Oysters are enjoying a renaissance across the country and that was clear as neighbors stopped in today at the first of its kind – The Shop – on Munjoy Hill. Oyster lovers have been keeping a watchful eye for the opening of this new space at 123 Washington Avenue for several months now. This noon these watchers were rewarded when the sliding glass doors were open to lots of sunshine and for business.
“This space is different because we own it outright,” said Chris Sherman, of Island Creek Oysters, based in Duxbury, Massachusetts, late this afternoon. The revered Island Creek Oysters restaurant in Kenmore Square in Boston is a shared ownership with the chefs at the hotel. That restaurant was founded in 2011. And it is a full-service restaurant with a full-menu said Ron Green, who with his wife Rhonda were frequent patrons of the Boston restaurant. “It’s always crowded there. In fact, it’s jammed because it’s so popular.”
Recently relocated to Munjoy Hill, the Greens were extremely enthusiastic about the Boston restaurant. “When we found out what this space was going to be, we got really excited,” said Ron. “The people who work there are the best. Just like here.” (The Greens were also patrons of the now defunct Rousabout, of which Kit Paschall, was the owner.) Likewise, Elyse Schwarberg and Seth Doyle, also Hill residents said they have been watching for the opening as well. (Doyle, who plays guitar for the popular Tricky Britches, said his band broke records with 975 attending the Summer Concert series at Ft. Allen Park last week! See above top left photo.)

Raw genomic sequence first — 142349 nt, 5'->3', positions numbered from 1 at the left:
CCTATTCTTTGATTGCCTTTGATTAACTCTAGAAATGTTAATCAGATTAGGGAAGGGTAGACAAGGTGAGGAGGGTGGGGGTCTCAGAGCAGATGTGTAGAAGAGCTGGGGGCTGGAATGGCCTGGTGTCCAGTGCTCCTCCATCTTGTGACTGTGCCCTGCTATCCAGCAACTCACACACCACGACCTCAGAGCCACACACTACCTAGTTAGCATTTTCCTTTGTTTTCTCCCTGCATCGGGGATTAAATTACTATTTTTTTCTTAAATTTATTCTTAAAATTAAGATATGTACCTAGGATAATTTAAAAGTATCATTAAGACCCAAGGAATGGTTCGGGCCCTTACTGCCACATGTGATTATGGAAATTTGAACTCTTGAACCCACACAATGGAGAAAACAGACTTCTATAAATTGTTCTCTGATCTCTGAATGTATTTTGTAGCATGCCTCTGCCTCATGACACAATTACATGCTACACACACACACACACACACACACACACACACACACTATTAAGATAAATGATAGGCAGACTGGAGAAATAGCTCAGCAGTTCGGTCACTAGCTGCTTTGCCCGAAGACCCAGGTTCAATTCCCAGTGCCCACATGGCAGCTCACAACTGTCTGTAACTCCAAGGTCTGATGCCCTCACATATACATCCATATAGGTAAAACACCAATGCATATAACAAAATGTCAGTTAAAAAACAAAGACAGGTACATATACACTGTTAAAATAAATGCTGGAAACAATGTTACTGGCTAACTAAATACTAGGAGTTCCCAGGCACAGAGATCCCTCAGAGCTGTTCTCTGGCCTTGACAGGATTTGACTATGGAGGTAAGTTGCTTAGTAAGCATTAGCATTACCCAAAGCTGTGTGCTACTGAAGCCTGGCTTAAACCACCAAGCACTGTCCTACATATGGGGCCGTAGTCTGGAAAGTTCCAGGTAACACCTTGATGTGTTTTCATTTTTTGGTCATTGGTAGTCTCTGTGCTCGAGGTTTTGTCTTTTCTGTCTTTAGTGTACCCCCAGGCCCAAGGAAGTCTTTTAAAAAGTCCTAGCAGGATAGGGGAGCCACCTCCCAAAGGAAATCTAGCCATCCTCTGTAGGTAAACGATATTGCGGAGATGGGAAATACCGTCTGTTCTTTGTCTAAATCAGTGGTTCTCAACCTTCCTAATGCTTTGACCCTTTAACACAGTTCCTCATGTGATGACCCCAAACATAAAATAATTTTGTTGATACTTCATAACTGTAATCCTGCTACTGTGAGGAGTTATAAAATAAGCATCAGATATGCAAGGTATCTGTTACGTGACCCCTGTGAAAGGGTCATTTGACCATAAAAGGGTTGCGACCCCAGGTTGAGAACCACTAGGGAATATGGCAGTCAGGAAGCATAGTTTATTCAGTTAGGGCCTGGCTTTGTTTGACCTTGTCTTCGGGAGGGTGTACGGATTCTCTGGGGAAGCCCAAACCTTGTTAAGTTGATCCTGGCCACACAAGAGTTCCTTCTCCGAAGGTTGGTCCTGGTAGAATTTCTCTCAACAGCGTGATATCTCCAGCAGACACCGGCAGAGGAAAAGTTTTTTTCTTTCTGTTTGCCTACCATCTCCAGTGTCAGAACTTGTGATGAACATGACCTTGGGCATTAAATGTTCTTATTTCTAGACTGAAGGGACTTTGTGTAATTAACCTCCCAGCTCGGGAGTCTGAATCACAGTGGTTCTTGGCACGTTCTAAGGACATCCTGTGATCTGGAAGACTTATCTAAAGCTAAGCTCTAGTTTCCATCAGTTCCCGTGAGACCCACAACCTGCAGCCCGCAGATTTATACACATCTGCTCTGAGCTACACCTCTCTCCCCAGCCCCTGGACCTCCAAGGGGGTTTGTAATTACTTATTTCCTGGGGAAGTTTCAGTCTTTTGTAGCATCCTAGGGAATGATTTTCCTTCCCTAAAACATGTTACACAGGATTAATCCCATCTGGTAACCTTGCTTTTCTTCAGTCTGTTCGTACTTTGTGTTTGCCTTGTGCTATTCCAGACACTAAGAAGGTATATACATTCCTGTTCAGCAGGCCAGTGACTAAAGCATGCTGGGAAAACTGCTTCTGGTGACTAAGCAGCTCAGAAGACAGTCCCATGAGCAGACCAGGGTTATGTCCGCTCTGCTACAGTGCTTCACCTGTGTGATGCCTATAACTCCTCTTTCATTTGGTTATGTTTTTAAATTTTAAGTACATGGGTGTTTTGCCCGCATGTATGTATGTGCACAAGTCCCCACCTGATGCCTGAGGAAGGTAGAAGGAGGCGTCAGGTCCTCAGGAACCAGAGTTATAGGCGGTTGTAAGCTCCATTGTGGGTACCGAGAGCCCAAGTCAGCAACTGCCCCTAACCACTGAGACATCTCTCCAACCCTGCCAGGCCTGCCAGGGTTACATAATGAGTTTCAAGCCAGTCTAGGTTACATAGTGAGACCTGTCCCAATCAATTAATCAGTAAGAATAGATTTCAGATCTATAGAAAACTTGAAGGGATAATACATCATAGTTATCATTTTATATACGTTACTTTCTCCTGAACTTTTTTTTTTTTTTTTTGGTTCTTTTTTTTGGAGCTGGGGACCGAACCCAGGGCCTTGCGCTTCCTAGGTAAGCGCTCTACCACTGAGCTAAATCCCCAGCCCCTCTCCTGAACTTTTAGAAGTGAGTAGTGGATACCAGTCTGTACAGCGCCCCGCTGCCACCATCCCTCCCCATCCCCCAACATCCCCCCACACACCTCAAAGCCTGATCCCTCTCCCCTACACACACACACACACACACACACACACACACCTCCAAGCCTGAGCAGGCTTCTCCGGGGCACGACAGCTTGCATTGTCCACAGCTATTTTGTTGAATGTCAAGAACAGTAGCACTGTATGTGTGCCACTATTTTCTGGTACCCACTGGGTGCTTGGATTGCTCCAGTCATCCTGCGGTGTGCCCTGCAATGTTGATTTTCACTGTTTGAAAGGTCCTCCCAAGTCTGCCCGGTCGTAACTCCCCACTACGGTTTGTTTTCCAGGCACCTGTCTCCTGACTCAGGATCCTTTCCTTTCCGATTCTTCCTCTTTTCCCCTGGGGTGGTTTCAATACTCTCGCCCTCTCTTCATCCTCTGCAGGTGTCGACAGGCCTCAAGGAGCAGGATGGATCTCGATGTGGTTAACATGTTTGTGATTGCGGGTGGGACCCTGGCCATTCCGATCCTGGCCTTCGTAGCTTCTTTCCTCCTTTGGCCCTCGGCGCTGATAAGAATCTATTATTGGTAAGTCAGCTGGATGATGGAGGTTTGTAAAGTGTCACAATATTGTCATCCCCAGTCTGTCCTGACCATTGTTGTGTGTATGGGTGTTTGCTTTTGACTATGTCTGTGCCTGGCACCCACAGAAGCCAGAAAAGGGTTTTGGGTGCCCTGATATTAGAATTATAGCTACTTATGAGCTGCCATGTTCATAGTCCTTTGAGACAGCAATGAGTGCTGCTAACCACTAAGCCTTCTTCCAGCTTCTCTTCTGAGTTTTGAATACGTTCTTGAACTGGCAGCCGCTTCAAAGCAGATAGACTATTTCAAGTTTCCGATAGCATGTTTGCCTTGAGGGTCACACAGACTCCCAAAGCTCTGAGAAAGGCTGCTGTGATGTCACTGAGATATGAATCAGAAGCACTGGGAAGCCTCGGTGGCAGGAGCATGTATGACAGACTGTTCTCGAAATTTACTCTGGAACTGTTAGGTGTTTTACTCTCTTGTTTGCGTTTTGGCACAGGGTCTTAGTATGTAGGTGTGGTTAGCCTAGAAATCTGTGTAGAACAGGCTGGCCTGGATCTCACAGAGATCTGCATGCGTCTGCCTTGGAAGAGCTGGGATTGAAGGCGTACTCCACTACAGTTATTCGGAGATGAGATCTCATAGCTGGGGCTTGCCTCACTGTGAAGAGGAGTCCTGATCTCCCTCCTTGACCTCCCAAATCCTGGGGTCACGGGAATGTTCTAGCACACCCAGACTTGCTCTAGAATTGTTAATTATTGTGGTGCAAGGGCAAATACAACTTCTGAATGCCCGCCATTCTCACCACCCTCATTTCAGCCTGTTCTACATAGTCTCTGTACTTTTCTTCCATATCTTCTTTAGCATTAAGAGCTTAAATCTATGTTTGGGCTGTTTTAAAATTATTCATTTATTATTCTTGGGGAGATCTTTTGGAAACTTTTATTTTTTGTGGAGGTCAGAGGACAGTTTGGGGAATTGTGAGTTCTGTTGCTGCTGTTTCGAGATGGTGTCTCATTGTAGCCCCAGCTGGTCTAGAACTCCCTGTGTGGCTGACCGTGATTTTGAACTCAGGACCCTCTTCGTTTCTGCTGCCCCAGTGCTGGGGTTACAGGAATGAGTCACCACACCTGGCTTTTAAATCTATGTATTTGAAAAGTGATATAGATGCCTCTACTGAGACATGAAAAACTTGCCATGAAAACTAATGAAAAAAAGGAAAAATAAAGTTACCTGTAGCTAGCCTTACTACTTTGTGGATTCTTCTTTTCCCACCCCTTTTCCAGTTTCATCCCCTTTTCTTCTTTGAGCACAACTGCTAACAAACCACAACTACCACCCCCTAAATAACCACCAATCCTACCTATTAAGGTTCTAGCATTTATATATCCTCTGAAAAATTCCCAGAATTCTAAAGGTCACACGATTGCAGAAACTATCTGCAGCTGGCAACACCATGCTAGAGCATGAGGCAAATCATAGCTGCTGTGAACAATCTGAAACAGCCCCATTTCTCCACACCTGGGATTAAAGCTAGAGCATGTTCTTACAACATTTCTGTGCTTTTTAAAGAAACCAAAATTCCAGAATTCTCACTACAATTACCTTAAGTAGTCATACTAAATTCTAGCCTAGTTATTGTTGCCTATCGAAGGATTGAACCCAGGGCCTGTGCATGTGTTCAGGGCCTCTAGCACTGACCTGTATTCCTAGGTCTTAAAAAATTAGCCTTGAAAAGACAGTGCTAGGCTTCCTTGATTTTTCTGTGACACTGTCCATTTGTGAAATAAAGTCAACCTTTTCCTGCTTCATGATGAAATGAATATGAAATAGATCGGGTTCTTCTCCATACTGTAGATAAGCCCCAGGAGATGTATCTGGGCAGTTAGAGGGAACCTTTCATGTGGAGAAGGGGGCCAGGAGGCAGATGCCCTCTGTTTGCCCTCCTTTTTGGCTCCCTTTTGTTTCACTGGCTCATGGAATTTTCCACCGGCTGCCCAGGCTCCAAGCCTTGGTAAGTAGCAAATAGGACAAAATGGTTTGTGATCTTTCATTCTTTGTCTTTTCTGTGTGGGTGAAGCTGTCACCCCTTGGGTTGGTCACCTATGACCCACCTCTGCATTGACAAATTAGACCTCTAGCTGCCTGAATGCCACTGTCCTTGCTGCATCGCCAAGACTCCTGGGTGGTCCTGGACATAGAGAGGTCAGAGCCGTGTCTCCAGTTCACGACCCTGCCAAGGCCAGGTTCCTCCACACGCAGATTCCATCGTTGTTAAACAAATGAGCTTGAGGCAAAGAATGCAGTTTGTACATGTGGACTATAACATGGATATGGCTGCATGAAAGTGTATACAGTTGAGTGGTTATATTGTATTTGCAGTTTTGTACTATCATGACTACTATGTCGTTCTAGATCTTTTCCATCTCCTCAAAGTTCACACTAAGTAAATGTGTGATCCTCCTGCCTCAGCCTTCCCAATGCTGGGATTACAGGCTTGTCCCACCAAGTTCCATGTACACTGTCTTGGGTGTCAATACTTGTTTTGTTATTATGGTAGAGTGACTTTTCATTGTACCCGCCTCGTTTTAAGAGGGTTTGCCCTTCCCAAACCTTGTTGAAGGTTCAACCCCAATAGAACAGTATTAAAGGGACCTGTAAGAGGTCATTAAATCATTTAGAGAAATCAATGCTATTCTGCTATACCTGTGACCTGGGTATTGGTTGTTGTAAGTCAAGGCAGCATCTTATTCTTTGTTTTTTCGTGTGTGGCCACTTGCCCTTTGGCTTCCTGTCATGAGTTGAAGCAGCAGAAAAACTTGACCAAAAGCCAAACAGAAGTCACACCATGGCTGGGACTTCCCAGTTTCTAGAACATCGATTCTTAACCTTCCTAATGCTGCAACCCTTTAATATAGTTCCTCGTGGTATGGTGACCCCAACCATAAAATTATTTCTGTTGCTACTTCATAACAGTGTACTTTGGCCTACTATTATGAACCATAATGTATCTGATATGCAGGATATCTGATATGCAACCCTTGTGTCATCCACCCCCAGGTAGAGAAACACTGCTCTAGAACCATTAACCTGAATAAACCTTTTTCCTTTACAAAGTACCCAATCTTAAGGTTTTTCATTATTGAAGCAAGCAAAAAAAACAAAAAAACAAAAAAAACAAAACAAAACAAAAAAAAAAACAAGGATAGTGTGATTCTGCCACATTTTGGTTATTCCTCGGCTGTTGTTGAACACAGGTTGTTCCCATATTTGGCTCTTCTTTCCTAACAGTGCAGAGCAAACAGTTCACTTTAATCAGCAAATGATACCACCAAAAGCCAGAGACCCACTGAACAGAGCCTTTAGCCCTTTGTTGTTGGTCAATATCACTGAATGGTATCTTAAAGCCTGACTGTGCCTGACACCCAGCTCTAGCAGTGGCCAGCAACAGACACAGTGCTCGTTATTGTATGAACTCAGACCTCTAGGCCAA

The Shop is a retail market for shell fish, a fast/casual space with seating for 75 people as well as a distribution center for oysters all over the country.
Currently the company, founded in 1992 by Skip Bennett, sells Island Creek Oysters to 6,000 chefs in 44 states. One of the company’s biggest markets of New England oysters is San Francisco.
But the distribution center on Washington Avenue will focus primarily on Maine oysters in the future. That’s because “Maine has a lot more coastal resources to grow oysters because of its long coast line. Currently there are 150 pre-revenue farms on the Maine coast,” said Sherman. Damariscotta has the most mature farms in the state because they’ve been at it for a long time he said. Mook Sea Farm on the Damariscotta River is an example. Cold water, high level of salt and the kind of algae are the factors that produce quality oysters he said.
“I could tell before they opened they were creating a multi-purpose space that can be used for private events,” said Kristen Coffield, known professionally as The Culinary Cure. “There is a real renaissance of oyster production. They are healthy for the environment because oysters naturally filter the water they grow in. Oysters are the single best source of zinc. They are good for the system on a cellular level. Better than getting a flue shot,” Coffield said. She and her husband, an attorney in Washington, D.C. are summer residents of Peaks Island. Please visit www.theculinarycure.com for more information.
“People told me that the only reason I wanted to start this new space in Portland was so I could come up here and visit,” said Sherman laughing. Sherman once lived in the area.
The Shop will be open from Wednesday – Sunday from noon on and closed on Monday and Tuesday.
Please see previous post herein dated August 22, 2017 for more background information on The Shop.